The risks associated with the supermarket card: privacy compromised

Supermarket card, an object that we all have and that we use every time we shop: the risks it entails on our privacy.

Shopping cart (photo from Pixabay)

Every time we go shopping we take it out: the supermarket card we always keep it with us, at hand, inside the wallet. Once the products have been recovered, we empty the trolley on the checkout platform, and here we extract our card to take advantage of the advantages of loyalty. The supermarket card is always convenient, at least from an economic point of view, so much so that it allows you to accumulate points, discount vouchers and have other benefits.

The loyalty card is a symbol: it testifies to the relationship between customer and shop. But this report is signed filing the customer, taking all personal data from them. Often these are discounts on purchased goods, or even good points to receive rewards or economic advantages. But when requested, you must fill out a form in which to enter your personal data. What are the risks once the supermarket card application form is signed?

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Supermarket card: is our privacy really protected?

Supermarket with products on display (photo from Pixabay)

Savings at the cost of a personal filing, is it worth it? The Privacy Guarantor he was interested in this phenomenon, asking himself this question. Are there any risks in owning a supermarket card? The card is designed in such a way as to convince the customer to always buy in the same store, in exchange for this he receives discounts and prizes.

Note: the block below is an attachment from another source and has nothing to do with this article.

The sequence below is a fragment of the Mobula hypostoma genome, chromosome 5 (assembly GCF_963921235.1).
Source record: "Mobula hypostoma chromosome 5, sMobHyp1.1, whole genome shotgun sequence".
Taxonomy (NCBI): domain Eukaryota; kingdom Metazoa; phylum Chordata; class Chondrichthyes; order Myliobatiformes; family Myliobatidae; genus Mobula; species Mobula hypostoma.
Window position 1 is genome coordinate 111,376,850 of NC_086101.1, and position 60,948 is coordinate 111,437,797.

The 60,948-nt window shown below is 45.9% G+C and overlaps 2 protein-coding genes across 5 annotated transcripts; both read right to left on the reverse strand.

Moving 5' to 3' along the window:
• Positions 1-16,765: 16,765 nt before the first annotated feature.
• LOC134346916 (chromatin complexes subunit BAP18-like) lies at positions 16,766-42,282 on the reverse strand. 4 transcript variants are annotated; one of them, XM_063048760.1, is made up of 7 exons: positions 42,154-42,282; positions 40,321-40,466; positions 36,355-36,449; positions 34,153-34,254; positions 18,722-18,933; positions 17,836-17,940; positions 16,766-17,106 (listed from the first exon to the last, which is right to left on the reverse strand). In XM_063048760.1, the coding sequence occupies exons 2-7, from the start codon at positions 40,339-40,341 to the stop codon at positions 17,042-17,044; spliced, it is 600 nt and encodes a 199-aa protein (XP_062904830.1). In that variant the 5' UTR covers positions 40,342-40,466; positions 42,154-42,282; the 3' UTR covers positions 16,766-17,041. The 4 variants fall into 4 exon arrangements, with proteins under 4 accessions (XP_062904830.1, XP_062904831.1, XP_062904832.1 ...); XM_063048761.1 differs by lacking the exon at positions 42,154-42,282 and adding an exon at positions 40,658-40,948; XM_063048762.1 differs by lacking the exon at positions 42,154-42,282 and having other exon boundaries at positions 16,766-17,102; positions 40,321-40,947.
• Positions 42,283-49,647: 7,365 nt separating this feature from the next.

The convenience is there, it is undeniable, both for the customer and for the shopkeeper. The equation is: the more you spend, the more rewards you get. But the consumer must register, providing all his personal data. Name, surname, address, profession, telephone number and email, tax code. These are the data to be provided when completing the card form.

All this is needed by the shop to monitor customers, every time you shop and pass the card to the house, the shop learns everything about us. How many times have we gone shopping, our profession, how much we spend on average, which products we buy the most and much more. All this serves not only to build customer loyalty, but also for provide statistics on the products to be exhibited and to whom to use them.

In this way the store can act accordingly, perhaps by applying discounts on certain goods, or by not taking certain products from suppliers. In fact, the Privacy Guarantor complains that customers are not made aware of their choices. This is ethically incorrect, but this is one of the evils of the contemporary age. To counter this, the authorities forced supermarkets to inform customers at the very moment they request the card.

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Once informed, the consumer can choose whether to fill out the form or not. Or if he still wants the card but does not want to give consent to the processing of data to marketing purposes. Furthermore, the guarantor has established that customer data must be kept on file for only two years. Then they must be trashed. Before signing any form, be well informed.

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